The national office market still faces challenges according to CommercialEdge’s July National Office report. The national average full service equivalent listing rate was $38.60 in June. That’s a 1.1 percent increase from the prior year, but $0.06 lower than in May. The national vacancy rate was 15.6 percent in June, up 240 basis points year-over-year, and unchanged since May.
Same store rates grew the most in the Bay Area at 7.5 percent year-over-year, followed by Denver (5.6 percent) and Boston (5.2 percent). These markets have all increased listing rates despite rising vacancy over that interval. The Bay Area saw its overall vacancy rate increase by 260 basis points year-over-year, while the average full-service rate increased 4.9 percent over the same period. This is due to corporate relocations out of the market increasing the availability of high-quality space.
Nationally, there was 160.7 million square feet of office space under construction as of June. According to CommercialEdge, long project delivery times mean that the supply pipeline is reflective of pre-pandemic trends. Some gateway markets that are suspected to see the worst declining demand for office space still had robust pipelines. Boston had 13.5 million square feet under construction, accounting for 5.5 percent of existing stock. Manhattan (20.9 million, 4.3 percent) and San Francisco (6.4 million, 4.1 percent) were also adding large amounts of space at a time when future demand is uncertain.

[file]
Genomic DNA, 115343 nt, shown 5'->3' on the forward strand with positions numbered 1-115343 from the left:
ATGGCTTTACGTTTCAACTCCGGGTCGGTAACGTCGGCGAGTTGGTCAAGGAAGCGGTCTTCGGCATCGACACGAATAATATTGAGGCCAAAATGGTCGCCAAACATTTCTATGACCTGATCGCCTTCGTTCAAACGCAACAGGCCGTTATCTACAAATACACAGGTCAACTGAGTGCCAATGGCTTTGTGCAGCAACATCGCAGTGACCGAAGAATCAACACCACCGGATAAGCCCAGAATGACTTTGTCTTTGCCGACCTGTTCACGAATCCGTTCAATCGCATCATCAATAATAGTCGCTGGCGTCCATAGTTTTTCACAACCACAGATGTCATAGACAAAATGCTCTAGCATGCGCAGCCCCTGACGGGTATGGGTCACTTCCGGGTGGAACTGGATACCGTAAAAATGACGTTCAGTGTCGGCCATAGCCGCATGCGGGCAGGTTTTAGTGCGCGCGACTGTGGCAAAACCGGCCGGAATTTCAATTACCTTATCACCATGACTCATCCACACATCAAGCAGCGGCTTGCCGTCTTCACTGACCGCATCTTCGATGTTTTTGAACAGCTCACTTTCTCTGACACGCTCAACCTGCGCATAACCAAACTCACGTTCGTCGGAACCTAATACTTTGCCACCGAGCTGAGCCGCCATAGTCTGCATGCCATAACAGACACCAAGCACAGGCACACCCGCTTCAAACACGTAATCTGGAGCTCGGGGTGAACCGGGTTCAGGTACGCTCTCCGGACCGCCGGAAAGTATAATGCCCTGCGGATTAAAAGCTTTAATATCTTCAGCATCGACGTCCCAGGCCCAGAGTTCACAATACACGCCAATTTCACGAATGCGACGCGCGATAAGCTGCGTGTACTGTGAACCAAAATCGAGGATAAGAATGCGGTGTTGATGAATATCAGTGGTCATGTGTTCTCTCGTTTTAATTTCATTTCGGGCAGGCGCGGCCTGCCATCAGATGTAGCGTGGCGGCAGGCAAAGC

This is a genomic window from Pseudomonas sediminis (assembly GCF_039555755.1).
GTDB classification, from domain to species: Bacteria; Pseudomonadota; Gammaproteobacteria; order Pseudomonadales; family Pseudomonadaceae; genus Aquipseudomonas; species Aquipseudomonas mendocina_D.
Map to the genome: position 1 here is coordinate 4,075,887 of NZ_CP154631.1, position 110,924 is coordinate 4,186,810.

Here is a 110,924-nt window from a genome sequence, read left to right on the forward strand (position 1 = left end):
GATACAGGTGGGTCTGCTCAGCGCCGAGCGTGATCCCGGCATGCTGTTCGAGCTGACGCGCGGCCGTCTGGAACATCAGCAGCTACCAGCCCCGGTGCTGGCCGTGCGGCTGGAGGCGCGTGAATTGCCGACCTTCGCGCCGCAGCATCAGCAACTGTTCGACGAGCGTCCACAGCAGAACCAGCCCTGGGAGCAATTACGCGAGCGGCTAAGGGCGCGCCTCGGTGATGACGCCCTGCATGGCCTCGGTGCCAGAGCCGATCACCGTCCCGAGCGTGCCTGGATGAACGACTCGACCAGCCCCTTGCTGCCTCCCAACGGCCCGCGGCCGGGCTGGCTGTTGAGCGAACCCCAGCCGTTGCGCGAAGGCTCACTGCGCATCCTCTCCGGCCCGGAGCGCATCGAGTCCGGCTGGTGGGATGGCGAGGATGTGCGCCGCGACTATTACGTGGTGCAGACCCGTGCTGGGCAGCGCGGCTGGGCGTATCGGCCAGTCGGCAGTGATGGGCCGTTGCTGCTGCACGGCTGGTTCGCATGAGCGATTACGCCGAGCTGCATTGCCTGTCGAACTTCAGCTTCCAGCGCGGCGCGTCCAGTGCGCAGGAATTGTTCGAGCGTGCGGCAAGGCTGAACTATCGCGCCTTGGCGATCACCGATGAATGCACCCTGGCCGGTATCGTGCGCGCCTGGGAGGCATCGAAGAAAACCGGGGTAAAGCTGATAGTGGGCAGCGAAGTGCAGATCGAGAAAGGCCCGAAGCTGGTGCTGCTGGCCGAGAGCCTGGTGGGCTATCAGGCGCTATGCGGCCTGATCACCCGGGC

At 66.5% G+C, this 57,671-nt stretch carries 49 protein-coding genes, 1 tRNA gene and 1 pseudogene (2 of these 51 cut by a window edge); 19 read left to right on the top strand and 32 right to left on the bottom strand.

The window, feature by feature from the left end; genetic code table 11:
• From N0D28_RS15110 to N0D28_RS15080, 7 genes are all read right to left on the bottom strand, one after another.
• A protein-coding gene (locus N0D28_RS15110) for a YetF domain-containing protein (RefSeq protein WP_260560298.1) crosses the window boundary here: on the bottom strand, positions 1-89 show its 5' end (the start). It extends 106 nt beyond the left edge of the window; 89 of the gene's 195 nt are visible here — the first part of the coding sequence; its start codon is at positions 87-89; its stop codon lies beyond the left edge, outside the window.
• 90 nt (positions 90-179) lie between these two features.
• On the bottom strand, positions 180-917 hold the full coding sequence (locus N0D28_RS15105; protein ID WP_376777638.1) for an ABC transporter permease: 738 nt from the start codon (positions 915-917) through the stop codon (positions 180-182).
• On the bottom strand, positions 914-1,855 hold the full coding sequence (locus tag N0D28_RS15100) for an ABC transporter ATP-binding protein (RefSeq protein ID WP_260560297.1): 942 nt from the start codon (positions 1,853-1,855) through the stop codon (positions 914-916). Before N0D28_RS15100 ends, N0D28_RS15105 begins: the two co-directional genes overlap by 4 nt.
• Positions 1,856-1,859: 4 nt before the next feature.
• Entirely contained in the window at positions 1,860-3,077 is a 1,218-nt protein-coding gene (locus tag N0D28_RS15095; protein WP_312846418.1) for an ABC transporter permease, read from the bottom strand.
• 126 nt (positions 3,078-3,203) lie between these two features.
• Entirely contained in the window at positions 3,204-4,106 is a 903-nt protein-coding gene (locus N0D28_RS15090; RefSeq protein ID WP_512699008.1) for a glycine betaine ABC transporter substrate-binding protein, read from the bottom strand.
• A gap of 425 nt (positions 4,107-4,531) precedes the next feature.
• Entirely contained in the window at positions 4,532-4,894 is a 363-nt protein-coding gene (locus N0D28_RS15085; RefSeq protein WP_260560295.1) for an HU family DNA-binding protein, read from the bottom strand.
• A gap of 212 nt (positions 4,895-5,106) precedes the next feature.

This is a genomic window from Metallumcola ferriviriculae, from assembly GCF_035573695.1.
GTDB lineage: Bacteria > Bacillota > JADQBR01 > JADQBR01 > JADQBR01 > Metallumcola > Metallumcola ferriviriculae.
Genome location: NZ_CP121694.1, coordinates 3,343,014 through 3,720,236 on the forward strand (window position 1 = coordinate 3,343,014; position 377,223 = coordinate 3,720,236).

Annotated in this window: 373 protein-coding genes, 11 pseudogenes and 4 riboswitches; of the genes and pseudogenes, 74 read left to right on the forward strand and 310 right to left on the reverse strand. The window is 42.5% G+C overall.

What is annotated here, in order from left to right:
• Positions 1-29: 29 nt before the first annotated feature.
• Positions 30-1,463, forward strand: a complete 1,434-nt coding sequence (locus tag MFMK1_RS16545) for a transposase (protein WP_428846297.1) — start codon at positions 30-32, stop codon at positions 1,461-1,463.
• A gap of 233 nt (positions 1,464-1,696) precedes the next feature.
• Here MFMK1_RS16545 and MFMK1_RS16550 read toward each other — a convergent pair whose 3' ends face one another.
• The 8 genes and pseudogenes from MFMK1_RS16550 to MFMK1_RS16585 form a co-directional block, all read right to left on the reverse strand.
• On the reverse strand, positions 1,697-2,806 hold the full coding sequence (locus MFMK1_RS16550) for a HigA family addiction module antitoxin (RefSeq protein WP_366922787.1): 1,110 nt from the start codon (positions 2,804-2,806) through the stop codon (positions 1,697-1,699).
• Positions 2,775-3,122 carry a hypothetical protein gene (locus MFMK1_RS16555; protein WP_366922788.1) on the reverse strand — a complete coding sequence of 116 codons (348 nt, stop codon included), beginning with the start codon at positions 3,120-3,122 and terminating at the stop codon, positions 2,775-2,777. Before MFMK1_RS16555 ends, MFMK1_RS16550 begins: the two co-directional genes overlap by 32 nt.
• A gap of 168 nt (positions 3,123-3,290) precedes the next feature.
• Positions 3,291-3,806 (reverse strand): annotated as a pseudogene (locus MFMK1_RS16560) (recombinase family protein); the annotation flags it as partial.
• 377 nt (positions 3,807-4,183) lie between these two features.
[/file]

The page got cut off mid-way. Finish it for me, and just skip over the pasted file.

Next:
According to CommercialEdge, the Sun Belt saw strong investor interest despite tepid transaction volume in most markets. Miami had $1.25 billion in transaction activity in the first two quarters of 2021, a 223 percent increase over the $386.6 million over the entirety of 2020. Atlanta had $1.14 billion, a 33% increase over the same period.
CommercialEdge reported a high demand for lab space in July. Interest in conversions also generated transaction activity. The largest sale of 2021 to date was the $1.2 billion purchase of 401 Park in Boston. The asset was acquired was purchased with the intent of conversion into lab space. While there is opportunity in lab space conversions, this is not feasible in all general office buildings and markets, as demand for this asset type is still very much dependent on a market’s economic profile.
There was growing interest in conversions into multifamily. The New York State legislature recently passed a bill to allow New York’s Housing Trust Fund Corporation to purchase vacant office and hotel properties for conversion to affordable housing. CommercialEdge believes that this may serve as a template for other markets, should it prove successful.
Read the full CommercialEdge report, here.